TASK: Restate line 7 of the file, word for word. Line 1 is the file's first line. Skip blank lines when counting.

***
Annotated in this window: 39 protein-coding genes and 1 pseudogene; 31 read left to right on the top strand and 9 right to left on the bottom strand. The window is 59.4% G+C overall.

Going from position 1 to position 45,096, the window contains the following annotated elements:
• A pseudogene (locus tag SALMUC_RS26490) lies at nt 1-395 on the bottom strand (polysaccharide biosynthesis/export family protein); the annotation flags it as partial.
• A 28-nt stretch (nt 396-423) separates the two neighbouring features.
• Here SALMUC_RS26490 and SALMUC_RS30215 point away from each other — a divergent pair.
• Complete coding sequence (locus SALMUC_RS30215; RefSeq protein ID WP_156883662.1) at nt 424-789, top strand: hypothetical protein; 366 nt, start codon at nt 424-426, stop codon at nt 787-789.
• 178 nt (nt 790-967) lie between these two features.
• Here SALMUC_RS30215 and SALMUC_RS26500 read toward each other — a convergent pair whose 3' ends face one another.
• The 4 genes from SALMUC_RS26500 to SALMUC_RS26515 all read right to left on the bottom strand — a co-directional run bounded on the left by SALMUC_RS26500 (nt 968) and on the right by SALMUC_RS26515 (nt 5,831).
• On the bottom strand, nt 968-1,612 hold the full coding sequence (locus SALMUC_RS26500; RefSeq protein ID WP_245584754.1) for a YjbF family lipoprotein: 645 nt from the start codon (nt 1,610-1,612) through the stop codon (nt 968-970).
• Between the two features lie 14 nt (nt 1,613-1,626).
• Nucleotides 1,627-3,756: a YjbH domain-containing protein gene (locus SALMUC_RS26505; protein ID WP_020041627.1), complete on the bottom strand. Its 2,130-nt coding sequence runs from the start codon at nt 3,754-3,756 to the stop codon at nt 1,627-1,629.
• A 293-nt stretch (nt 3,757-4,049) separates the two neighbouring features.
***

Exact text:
• 178 nt (nt 790-967) lie between these two features.